Move through the slides below to see how weather is becoming more extreme through the seasons in the continental U.S.
Risk of Extreme Weather From Climate Change to Rise Over Next Century, Report Says
By SABRINA TAVERNISEJUNE 22, 2015
Drought in Puerto Rico has left the La Plata reservoir nearly empty. A study in The Lancet predicts a growing number of people will be affected by extreme weather over the next century.
WASHINGTON — More people will be exposed to floods, droughts, heat waves and other extreme weather associated with climate change over the next century than previously thought, according to a new report in the British medical journal The Lancet.
The report, published online Monday, analyzes the health effects of recent episodes of severe weather that scientists have linked to climate change. It provides estimates of the number of people who are likely to experience the effects of climate change in coming decades, based on projections of population and demographic changes.
The report estimates that the exposure of people to extreme rainfall will more than quadruple and the exposure of people to drought will triple compared to the 1990s. In the same time span, the exposure of the older people to heat waves is expected to go up by a factor of 12, according to Peter Cox, one of the authors, who is a professor of climate-system dynamics at the University of Exeter in Britain.
Climate projections typically are expressed as averages over large areas, including vast expanses, like oceans, where people do not live. The report calculates the risk to people by overlaying areas of the highest risk for climate events with expected human population increases. It also takes into account aging populations — for example, heat waves pose a greater health risk to old people.
Men in Pakistan cool themselves in a river near Islamabad during a heatwave. The Lancet study is part of an effort to look at how climate might change life on earth for people.
Aamir Qureshi/Agence France-Presse — Getty Images
The report is part of a series of efforts to analyze how climate change might affect human health. Other major climate reports, the Intergovernmental Panel on Climate Change, a global document, and the National Climate Assessment in the United States, have addressed the issue. But Professor Cox said the new report was the first large-scale effort to quantify the effects that different types of extreme weather would have on people.
“We are saying, let’s look at climate change from the perspective of what people are going to experience, rather than as averages across the globe,” he said. “We have to move away from thinking of this as a problem in atmospheric physics. It is a problem for people.”
The Lancet first convened scientists on the topic in 2009, and produced a report that declared climate change was “the biggest global health threat of the 21st century.” Monday’s report notes that global carbon emission rates have risen above the worst-case scenarios used in 2009, and that in the absence of any major international agreement on cutting those rates, projections of mortality and illness and other effects, like famine, have worsened.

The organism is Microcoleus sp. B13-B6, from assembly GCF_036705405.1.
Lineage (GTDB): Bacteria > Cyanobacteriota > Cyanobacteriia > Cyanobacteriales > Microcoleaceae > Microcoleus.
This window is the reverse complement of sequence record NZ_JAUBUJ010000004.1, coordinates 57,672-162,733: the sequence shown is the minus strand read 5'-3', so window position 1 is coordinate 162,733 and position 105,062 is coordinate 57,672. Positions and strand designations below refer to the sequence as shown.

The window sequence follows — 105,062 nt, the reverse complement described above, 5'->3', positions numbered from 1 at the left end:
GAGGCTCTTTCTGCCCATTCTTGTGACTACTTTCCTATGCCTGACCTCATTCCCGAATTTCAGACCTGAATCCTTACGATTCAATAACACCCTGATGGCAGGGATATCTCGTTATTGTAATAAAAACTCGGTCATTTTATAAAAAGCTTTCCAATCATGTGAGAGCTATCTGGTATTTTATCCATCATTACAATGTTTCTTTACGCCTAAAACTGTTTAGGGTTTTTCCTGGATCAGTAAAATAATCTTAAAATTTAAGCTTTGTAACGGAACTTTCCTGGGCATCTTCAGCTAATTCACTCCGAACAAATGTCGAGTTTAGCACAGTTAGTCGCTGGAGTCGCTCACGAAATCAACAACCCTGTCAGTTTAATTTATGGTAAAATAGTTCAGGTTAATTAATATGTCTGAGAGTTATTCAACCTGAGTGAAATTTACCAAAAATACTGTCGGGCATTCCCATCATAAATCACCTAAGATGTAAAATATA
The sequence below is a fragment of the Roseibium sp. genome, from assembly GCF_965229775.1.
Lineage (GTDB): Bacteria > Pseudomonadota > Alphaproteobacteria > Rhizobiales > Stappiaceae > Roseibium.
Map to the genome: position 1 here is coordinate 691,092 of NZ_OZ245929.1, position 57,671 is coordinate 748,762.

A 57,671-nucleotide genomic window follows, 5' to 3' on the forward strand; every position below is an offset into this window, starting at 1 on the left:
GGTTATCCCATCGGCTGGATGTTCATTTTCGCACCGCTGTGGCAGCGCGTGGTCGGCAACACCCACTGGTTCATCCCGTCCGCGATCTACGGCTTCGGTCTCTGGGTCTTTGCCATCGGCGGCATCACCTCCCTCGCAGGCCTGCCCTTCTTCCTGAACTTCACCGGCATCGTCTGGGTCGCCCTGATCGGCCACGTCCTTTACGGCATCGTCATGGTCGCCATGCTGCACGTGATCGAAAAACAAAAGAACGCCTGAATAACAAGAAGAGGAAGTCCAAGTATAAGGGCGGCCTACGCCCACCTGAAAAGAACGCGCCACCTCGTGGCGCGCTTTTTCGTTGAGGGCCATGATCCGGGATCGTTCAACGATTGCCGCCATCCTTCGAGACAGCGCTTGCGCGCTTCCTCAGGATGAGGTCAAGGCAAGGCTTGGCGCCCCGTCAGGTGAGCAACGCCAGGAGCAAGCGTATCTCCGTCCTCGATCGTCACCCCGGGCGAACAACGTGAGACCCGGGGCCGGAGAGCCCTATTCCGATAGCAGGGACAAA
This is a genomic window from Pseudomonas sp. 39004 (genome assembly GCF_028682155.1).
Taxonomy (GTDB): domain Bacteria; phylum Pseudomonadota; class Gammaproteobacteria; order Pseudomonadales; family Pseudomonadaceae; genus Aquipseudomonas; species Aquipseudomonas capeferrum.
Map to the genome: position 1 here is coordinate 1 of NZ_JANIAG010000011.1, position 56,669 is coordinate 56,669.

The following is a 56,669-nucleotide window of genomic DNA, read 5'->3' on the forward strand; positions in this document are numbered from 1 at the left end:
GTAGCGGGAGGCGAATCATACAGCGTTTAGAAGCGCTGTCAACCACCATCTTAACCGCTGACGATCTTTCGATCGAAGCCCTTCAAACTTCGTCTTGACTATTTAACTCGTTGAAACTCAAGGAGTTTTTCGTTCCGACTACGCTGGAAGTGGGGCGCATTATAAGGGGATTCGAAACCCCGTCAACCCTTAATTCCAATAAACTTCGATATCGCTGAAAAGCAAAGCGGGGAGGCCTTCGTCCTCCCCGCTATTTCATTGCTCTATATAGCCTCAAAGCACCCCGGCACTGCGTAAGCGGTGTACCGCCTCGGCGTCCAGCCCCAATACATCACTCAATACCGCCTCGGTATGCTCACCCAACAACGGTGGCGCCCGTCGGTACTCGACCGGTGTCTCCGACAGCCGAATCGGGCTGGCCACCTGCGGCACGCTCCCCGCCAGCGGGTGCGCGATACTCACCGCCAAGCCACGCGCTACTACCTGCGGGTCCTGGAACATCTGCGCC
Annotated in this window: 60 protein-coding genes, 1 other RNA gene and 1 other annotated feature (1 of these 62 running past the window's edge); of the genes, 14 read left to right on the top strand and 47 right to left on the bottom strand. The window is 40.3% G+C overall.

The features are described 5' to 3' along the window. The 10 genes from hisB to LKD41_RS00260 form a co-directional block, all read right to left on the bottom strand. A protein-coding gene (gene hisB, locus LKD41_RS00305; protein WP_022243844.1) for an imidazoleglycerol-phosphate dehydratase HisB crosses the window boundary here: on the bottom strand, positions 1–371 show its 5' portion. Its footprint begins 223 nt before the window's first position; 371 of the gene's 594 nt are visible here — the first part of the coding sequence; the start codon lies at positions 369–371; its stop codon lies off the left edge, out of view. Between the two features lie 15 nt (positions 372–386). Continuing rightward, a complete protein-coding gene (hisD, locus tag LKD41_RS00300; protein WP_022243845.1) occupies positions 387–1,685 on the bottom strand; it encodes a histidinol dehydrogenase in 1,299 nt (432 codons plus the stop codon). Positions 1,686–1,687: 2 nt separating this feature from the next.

“Everything that was predicted in 2009 is already happening,” said Nick Watts, a public health expert at the Institute for Global Health at University College London, who led the team of more than 40 scientists from Europe, Africa and China that produced the report. “Now we need to take a further step forward. The science has substantially moved on.”
For years, climate change was presented in terms of natural habitats and the environment, but more recently, experts have been looking at how it might change life on earth for people. Scientists and some governments are trying to frame the dangers of climate change in health terms in order to persuade people that the topic is urgent, not simply a distant matter for scientists. Governments around the world are preparing for a United Nations summit meeting on climate change in Paris in December to discuss new policies to limit greenhouse-gas emissions.
The report measures the increase over time in “exposure events,” which it defines as the number of times people experience any given extreme weather event.
By the end of the century, the report estimates, the exposure to heat waves each year for older people around the world is expected to be around 3 billion more cases than in 1990. The number of times people of all ages are exposed to drought would increase by more than a billion a year. The rise in exposures to extreme rain would be around 2 billion a year by the end of the century, in part because populations are growing.
Even without climate change, the health problems that come along with economic development are significant, the authors note. About 1.2 million people died from illnesses related to air pollution in China in 2010, the report said.
Most broad climate reports do not go further than explaining the science, but much of the Lancet report is dedicated to policy prescriptions to slow or stop climate change and mute its effects on health. It notes that using fewer fossil fuels “is no longer primarily a technical or economic question — it is now a political one,” and urges governments to enact changes that would accomplish that.